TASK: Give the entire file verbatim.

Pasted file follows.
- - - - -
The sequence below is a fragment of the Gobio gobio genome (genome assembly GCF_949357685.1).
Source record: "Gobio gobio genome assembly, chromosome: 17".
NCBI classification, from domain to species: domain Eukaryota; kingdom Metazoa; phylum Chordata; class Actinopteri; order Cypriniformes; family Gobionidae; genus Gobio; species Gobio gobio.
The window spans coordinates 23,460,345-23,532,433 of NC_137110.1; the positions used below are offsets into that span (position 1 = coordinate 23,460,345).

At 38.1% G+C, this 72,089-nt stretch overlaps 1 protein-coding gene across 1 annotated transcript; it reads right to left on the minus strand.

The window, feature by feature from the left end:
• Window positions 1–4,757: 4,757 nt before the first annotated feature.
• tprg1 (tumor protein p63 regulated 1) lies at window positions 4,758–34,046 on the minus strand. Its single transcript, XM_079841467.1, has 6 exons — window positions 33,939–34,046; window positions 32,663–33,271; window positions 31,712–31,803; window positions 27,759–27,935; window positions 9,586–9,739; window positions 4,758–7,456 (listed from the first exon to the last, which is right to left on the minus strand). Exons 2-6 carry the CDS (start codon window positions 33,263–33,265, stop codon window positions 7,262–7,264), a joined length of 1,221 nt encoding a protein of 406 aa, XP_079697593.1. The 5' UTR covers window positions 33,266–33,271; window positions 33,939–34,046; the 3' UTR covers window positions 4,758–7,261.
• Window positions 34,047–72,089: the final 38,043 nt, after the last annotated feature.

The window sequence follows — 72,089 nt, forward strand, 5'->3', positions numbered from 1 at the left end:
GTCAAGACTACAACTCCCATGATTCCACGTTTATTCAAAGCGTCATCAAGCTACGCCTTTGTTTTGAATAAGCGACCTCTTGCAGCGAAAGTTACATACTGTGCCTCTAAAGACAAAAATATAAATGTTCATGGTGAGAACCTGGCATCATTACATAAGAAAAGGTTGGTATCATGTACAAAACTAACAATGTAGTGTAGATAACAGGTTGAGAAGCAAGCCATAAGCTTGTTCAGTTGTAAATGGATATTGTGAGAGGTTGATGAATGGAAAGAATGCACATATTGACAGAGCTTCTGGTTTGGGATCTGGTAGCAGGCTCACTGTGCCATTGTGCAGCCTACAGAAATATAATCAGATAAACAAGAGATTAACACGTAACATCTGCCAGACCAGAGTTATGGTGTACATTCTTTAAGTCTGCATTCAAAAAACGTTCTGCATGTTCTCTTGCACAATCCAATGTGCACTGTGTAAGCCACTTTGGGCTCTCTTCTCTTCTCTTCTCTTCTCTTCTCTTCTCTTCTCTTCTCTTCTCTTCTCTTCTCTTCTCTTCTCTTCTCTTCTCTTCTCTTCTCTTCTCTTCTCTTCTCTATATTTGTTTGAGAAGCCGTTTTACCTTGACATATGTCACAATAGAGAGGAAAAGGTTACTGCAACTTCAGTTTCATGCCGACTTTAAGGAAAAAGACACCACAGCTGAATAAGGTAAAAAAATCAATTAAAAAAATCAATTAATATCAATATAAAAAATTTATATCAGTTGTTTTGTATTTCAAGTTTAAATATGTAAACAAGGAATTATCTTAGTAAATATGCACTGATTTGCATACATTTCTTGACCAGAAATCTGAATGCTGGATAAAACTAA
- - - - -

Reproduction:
The sequence below is a fragment of the Gobio gobio genome (genome assembly GCF_949357685.1).
Source record: "Gobio gobio genome assembly, chromosome: 17".
NCBI classification, from domain to species: domain Eukaryota; kingdom Metazoa; phylum Chordata; class Actinopteri; order Cypriniformes; family Gobionidae; genus Gobio; species Gobio gobio.
The window spans coordinates 23,460,345-23,532,433 of NC_137110.1; the positions used below are offsets into that span (position 1 = coordinate 23,460,345).

At 38.1% G+C, this 72,089-nt stretch overlaps 1 protein-coding gene across 1 annotated transcript; it reads right to left on the minus strand.

The window, feature by feature from the left end:
• Window positions 1–4,757: 4,757 nt before the first annotated feature.
• tprg1 (tumor protein p63 regulated 1) lies at window positions 4,758–34,046 on the minus strand. Its single transcript, XM_079841467.1, has 6 exons — window positions 33,939–34,046; window positions 32,663–33,271; window positions 31,712–31,803; window positions 27,759–27,935; window positions 9,586–9,739; window positions 4,758–7,456 (listed from the first exon to the last, which is right to left on the minus strand). Exons 2-6 carry the CDS (start codon window positions 33,263–33,265, stop codon window positions 7,262–7,264), a joined length of 1,221 nt encoding a protein of 406 aa, XP_079697593.1. The 5' UTR covers window positions 33,266–33,271; window positions 33,939–34,046; the 3' UTR covers window positions 4,758–7,261.
• Window positions 34,047–72,089: the final 38,043 nt, after the last annotated feature.

The window sequence follows — 72,089 nt, forward strand, 5'->3', positions numbered from 1 at the left end:
GTCAAGACTACAACTCCCATGATTCCACGTTTATTCAAAGCGTCATCAAGCTACGCCTTTGTTTTGAATAAGCGACCTCTTGCAGCGAAAGTTACATACTGTGCCTCTAAAGACAAAAATATAAATGTTCATGGTGAGAACCTGGCATCATTACATAAGAAAAGGTTGGTATCATGTACAAAACTAACAATGTAGTGTAGATAACAGGTTGAGAAGCAAGCCATAAGCTTGTTCAGTTGTAAATGGATATTGTGAGAGGTTGATGAATGGAAAGAATGCACATATTGACAGAGCTTCTGGTTTGGGATCTGGTAGCAGGCTCACTGTGCCATTGTGCAGCCTACAGAAATATAATCAGATAAACAAGAGATTAACACGTAACATCTGCCAGACCAGAGTTATGGTGTACATTCTTTAAGTCTGCATTCAAAAAACGTTCTGCATGTTCTCTTGCACAATCCAATGTGCACTGTGTAAGCCACTTTGGGCTCTCTTCTCTTCTCTTCTCTTCTCTTCTCTTCTCTTCTCTTCTCTTCTCTTCTCTTCTCTTCTCTTCTCTTCTCTTCTCTTCTCTTCTCTTCTCTTCTCTTCTCTATATTTGTTTGAGAAGCCGTTTTACCTTGACATATGTCACAATAGAGAGGAAAAGGTTACTGCAACTTCAGTTTCATGCCGACTTTAAGGAAAAAGACACCACAGCTGAATAAGGTAAAAAAATCAATTAAAAAAATCAATTAATATCAATATAAAAAATTTATATCAGTTGTTTTGTATTTCAAGTTTAAATATGTAAACAAGGAATTATCTTAGTAAATATGCACTGATTTGCATACATTTCTTGACCAGAAATCTGAATGCTGGATAAAACTAA